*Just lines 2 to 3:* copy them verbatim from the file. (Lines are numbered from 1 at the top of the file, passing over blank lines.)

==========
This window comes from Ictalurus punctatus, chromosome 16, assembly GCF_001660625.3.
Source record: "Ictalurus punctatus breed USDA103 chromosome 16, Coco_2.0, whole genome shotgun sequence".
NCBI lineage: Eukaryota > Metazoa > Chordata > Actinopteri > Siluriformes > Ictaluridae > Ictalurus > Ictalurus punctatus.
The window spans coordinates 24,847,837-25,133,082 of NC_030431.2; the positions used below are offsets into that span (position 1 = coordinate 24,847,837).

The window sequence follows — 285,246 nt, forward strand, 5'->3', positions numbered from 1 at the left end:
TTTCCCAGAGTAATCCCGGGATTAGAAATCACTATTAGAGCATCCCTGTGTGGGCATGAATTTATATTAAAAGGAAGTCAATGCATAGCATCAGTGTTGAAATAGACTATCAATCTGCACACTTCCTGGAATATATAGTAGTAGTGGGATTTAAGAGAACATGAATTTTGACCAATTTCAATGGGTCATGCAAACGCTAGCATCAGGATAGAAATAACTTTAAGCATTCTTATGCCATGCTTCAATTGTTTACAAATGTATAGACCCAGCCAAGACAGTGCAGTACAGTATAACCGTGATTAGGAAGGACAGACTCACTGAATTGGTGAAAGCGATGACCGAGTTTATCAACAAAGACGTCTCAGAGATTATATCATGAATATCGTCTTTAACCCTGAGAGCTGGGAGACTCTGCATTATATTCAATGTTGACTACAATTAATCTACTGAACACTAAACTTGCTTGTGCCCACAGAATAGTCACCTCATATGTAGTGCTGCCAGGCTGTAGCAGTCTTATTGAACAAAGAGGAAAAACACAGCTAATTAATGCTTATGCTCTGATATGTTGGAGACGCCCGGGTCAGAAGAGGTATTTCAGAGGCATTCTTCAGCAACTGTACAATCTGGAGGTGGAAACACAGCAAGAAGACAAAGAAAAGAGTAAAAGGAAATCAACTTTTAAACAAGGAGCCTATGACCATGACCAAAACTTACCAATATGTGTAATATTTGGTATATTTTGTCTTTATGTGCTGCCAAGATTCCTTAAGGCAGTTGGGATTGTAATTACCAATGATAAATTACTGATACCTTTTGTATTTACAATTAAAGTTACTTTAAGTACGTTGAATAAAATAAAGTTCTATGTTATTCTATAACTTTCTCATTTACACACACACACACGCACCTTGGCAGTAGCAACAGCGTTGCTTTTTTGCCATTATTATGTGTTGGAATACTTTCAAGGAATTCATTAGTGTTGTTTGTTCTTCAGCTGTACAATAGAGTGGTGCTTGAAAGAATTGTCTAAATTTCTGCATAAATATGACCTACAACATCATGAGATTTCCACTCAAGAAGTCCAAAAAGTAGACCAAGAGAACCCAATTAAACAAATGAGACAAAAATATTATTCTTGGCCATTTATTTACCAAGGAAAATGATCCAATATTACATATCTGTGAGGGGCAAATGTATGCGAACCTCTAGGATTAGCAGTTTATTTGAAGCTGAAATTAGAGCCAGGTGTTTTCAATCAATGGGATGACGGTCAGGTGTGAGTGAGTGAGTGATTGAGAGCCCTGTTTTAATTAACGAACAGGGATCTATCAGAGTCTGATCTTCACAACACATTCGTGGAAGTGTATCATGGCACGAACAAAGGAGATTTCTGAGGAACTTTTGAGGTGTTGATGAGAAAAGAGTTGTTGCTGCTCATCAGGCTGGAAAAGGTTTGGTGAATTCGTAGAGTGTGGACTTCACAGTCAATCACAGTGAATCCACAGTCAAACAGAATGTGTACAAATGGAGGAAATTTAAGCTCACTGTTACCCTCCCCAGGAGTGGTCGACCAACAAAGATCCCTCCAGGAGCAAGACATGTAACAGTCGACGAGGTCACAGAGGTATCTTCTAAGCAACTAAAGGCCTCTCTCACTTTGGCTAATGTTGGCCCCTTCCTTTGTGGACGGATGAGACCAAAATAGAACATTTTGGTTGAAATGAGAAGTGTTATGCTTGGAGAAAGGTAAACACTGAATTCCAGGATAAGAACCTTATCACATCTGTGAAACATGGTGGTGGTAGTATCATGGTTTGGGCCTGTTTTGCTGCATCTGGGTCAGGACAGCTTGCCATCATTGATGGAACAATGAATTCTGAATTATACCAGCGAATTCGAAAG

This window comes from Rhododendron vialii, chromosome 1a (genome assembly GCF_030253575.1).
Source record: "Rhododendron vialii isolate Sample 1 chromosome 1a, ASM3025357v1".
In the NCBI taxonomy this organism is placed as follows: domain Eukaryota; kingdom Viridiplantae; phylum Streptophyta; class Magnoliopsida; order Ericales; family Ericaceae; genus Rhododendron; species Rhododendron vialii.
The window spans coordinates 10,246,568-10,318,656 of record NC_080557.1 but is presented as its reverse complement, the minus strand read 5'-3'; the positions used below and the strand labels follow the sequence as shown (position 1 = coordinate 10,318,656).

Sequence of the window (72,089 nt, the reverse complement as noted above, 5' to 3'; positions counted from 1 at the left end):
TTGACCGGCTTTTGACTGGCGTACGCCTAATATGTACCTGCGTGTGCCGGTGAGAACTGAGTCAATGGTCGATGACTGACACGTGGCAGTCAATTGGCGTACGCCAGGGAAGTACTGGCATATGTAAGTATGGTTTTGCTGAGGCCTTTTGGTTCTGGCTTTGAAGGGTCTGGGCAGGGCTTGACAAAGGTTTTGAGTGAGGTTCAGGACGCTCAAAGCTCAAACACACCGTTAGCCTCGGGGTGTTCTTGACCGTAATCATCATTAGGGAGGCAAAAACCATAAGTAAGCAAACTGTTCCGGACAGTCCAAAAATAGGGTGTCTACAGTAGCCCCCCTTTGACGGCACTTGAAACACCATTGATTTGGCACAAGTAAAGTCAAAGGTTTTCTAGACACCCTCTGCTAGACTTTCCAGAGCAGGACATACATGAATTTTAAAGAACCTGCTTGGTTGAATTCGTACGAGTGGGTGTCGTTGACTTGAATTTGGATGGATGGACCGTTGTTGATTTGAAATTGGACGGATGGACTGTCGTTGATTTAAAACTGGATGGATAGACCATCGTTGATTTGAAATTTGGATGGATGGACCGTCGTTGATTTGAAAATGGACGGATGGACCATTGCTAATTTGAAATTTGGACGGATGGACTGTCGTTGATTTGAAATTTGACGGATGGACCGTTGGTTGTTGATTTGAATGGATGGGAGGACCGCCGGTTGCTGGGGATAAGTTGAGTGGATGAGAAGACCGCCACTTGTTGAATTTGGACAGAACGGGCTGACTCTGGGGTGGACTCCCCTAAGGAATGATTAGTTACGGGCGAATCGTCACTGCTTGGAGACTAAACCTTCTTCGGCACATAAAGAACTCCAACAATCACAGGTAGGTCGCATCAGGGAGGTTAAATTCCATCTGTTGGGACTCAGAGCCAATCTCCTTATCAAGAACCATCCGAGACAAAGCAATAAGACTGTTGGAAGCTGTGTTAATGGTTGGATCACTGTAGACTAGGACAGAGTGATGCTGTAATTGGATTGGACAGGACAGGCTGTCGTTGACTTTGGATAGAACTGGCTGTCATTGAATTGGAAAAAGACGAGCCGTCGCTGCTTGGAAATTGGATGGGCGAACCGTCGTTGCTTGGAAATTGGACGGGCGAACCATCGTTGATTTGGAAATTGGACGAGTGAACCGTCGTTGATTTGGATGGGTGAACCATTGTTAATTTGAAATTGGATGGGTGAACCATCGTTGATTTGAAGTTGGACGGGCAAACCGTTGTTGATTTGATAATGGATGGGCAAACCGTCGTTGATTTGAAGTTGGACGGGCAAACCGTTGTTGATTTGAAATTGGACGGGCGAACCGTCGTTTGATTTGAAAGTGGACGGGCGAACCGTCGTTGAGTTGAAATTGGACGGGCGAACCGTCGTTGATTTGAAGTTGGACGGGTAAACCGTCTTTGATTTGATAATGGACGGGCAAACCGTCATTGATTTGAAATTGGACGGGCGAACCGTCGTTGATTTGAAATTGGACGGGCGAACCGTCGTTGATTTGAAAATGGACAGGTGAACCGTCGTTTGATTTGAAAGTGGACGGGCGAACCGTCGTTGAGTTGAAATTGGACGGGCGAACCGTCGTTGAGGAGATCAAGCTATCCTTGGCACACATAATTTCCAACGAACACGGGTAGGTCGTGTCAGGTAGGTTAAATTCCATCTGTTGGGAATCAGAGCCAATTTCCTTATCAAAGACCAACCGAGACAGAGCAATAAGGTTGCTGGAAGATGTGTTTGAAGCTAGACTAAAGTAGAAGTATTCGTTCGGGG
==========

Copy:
Source record: "Ictalurus punctatus breed USDA103 chromosome 16, Coco_2.0, whole genome shotgun sequence".
NCBI lineage: Eukaryota > Metazoa > Chordata > Actinopteri > Siluriformes > Ictaluridae > Ictalurus > Ictalurus punctatus.